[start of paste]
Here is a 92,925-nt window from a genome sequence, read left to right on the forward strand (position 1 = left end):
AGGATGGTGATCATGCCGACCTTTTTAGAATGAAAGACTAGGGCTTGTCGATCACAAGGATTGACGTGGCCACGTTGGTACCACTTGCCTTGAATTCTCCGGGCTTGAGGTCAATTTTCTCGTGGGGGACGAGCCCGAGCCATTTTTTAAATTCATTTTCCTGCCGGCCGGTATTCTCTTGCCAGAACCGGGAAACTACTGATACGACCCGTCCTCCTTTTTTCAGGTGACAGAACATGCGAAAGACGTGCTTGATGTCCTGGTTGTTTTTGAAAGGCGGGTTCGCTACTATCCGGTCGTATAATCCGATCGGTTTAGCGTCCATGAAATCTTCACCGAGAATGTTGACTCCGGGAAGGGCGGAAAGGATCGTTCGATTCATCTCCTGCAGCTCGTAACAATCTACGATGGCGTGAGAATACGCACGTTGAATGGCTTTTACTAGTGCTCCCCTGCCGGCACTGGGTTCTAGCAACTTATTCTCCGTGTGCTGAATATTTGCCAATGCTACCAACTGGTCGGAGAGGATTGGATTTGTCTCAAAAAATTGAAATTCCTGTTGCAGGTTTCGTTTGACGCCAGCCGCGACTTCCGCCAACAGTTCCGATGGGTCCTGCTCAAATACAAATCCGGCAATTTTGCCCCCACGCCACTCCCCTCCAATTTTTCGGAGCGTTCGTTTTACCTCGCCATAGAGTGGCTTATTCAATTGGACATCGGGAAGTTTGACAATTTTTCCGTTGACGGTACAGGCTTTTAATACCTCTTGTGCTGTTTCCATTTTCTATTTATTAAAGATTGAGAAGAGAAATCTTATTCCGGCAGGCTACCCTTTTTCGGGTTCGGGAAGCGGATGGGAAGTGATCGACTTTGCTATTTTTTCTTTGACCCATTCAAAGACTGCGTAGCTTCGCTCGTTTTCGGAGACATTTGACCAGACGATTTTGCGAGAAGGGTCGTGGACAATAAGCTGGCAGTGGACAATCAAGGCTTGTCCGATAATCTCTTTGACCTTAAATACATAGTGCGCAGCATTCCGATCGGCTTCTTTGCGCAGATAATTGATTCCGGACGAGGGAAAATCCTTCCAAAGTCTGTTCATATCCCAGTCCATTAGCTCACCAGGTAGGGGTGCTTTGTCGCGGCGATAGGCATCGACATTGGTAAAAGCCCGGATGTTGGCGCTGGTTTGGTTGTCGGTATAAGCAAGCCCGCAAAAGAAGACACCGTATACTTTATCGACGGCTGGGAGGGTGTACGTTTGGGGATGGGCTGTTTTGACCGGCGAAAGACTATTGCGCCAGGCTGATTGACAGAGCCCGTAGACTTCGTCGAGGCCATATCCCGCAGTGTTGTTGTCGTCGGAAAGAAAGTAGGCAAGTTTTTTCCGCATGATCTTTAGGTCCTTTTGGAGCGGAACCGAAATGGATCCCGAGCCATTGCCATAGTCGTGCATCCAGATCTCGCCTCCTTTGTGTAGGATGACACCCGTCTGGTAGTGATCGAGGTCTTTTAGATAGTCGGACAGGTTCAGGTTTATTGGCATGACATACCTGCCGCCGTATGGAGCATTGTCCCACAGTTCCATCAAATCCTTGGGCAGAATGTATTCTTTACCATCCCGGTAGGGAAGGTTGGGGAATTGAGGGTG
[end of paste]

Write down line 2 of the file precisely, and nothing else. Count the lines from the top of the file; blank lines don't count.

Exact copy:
AGGATGGTGATCATGCCGACCTTTTTAGAATGAAAGACTAGGGCTTGTCGATCACAAGGATTGACGTGGCCACGTTGGTACCACTTGCCTTGAATTCTCCGGGCTTGAGGTCAATTTTCTCGTGGGGGACGAGCCCGAGCCATTTTTTAAATTCATTTTCCTGCCGGCCGGTATTCTCTTGCCAGAACCGGGAAACTACTGATACGACCCGTCCTCCTTTTTTCAGGTGACAGAACATGCGAAAGACGTGCTTGATGTCCTGGTTGTTTTTGAAAGGCGGGTTCGCTACTATCCGGTCGTATAATCCGATCGGTTTAGCGTCCATGAAATCTTCACCGAGAATGTTGACTCCGGGAAGGGCGGAAAGGATCGTTCGATTCATCTCCTGCAGCTCGTAACAATCTACGATGGCGTGAGAATACGCACGTTGAATGGCTTTTACTAGTGCTCCCCTGCCGGCACTGGGTTCTAGCAACTTATTCTCCGTGTGCTGAATATTTGCCAATGCTACCAACTGGTCGGAGAGGATTGGATTTGTCTCAAAAAATTGAAATTCCTGTTGCAGGTTTCGTTTGACGCCAGCCGCGACTTCCGCCAACAGTTCCGATGGGTCCTGCTCAAATACAAATCCGGCAATTTTGCCCCCACGCCACTCCCCTCCAATTTTTCGGAGCGTTCGTTTTACCTCGCCATAGAGTGGCTTATTCAATTGGACATCGGGAAGTTTGACAATTTTTCCGTTGACGGTACAGGCTTTTAATACCTCTTGTGCTGTTTCCATTTTCTATTTATTAAAGATTGAGAAGAGAAATCTTATTCCGGCAGGCTACCCTTTTTCGGGTTCGGGAAGCGGATGGGAAGTGATCGACTTTGCTATTTTTTCTTTGACCCATTCAAAGACTGCGTAGCTTCGCTCGTTTTCGGAGACATTTGACCAGACGATTTTGCGAGAAGGGTCGTGGACAATAAGCTGGCAGTGGACAATCAAGGCTTGTCCGATAATCTCTTTGACCTTAAATACATAGTGCGCAGCATTCCGATCGGCTTCTTTGCGCAGATAATTGATTCCGGACGAGGGAAAATCCTTCCAAAGTCTGTTCATATCCCAGTCCATTAGCTCACCAGGTAGGGGTGCTTTGTCGCGGCGATAGGCATCGACATTGGTAAAAGCCCGGATGTTGGCGCTGGTTTGGTTGTCGGTATAAGCAAGCCCGCAAAAGAAGACACCGTATACTTTATCGACGGCTGGGAGGGTGTACGTTTGGGGATGGGCTGTTTTGACCGGCGAAAGACTATTGCGCCAGGCTGATTGACAGAGCCCGTAGACTTCGTCGAGGCCATATCCCGCAGTGTTGTTGTCGTCGGAAAGAAAGTAGGCAAGTTTTTTCCGCATGATCTTTAGGTCCTTTTGGAGCGGAACCGAAATGGATCCCGAGCCATTGCCATAGTCGTGCATCCAGATCTCGCCTCCTTTGTGTAGGATGACACCCGTCTGGTAGTGATCGAGGTCTTTTAGATAGTCGGACAGGTTCAGGTTTATTGGCATGACATACCTGCCGCCGTATGGAGCATTGTCCCACAGTTCCATCAAATCCTTGGGCAGAATGTATTCTTTACCATCCCGGTAGGGAAGGTTGGGGAATTGAGGGTG